Barbara S. Haywood, a 25-year member of Virginia’s York County School Board and a former representative on NSBA’s Board of Directors for the Southern Region, was attending a segregated high school in Albemarle County, Va., at the time of King’s speech. Haywood, a nurse practitioner, spoke with ASBJ Senior Editor Lawrence Hardy about the impact the civil rights movement had on her life and continues to have in her work for the public schools.
You said that Ivy, Va. -- where you grew up -- was no Farmville, the city less than 60 miles to the south that was a party to the Brown suit and later the epicenter of Virginia’s “massive resistance” to school integration. But, obviously, you were affected.
Of course. I’m 63, so a lot of that affected me as a kid. I was an only child. My parents were active in the civil rights movement. They had expectations of me. I watched them as they were involved in the community. ... I remember going to the movies and having to go to the balcony because the main level was reserved for whites. Sometimes, when the main floor filled up, they would open the balcony to white people as well, but they would put up a partition to separate them from the black people.
What was it like attending segregated schools?
We had all black teachers. And all the teachers would expect you to come to school, to do your best, to get good grades. They had expectations of you to be better than we were -- high expectations. That was understood, and they demanded that. Do we do the same for all of our students today?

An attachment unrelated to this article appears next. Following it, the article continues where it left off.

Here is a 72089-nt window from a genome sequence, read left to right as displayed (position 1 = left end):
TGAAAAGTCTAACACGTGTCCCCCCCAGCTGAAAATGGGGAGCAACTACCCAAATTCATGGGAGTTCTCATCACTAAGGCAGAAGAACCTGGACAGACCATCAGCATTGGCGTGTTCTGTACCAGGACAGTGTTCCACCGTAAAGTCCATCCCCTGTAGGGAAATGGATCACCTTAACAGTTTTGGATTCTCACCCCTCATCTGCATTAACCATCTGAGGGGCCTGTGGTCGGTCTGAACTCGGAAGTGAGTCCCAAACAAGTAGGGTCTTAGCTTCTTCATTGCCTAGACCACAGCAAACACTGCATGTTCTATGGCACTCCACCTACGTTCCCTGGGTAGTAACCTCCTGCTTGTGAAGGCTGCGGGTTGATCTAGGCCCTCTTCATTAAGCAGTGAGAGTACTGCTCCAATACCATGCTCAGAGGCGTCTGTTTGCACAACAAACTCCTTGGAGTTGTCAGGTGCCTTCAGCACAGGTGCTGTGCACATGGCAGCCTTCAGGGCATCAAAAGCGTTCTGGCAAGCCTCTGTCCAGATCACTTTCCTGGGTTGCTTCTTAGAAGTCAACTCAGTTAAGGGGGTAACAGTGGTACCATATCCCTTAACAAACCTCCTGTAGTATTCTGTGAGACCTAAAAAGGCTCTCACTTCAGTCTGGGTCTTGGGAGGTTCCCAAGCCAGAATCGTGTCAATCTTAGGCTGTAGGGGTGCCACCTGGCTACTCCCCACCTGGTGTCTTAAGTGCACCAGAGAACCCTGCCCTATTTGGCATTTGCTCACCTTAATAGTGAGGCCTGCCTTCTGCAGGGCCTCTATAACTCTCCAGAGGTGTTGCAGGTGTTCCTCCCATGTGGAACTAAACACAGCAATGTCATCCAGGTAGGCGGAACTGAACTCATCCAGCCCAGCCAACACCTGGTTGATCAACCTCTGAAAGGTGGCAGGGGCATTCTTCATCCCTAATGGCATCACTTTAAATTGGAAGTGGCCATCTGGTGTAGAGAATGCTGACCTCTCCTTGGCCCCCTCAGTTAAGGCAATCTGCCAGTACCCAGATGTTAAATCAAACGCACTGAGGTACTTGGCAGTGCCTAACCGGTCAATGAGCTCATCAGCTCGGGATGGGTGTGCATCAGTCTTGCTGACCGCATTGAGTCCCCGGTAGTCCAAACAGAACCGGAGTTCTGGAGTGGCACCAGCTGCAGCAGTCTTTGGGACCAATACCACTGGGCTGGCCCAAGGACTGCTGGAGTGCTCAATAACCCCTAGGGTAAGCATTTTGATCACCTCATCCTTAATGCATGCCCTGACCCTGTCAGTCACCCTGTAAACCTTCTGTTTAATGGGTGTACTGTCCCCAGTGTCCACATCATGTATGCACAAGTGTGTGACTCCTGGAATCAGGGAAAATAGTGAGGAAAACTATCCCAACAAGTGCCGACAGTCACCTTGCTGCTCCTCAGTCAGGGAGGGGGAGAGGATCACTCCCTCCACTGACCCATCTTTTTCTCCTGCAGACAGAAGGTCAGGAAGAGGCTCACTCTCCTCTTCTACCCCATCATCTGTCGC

You eventually attended an integrated school. When did that happen?
I made a compromise with my parents, [saying] “Give me one year at the black high school.” I ended up transferring to the white high school the year before it was mandated.
What do you tell your children about those times?
I’ve got three sons who are 35, 30, and 28. They didn’t go through this. I tell them, “Your grandmother lived during Emmett Till. I grew up during civil rights. You are growing up in an era where you can do anything you want.”
Achievement gaps persist for African Americans and Hispanics. While York’s black students, who represent about 25 percent of enrollment, are doing better than their peers across the state, you say there is still much work to do?
Yes. I become frustrated year after year getting reports of the achievement gap. My educational background is in health care; my background is not public education. But when you give me a report, don’t just give me the data and close the door; give me a plan for improvement.
And you’re also concerned about diversity in the teaching staff?
We had an elementary school without any black teachers. I said to my board members, “This is unacceptable for me. I hope it’s unacceptable for you. … I want you to be as passionate about this as me.”
You’ve been on the board for 25 years. Why do you keep doing this?
I want to make a positive impact on public education. I don’t need the glory! When we were all elected, we took an oath. So we say, “Let’s stand by that -- and let’s get some work done.”
For an in-depth interview with Haywood, go to www.asbj.com.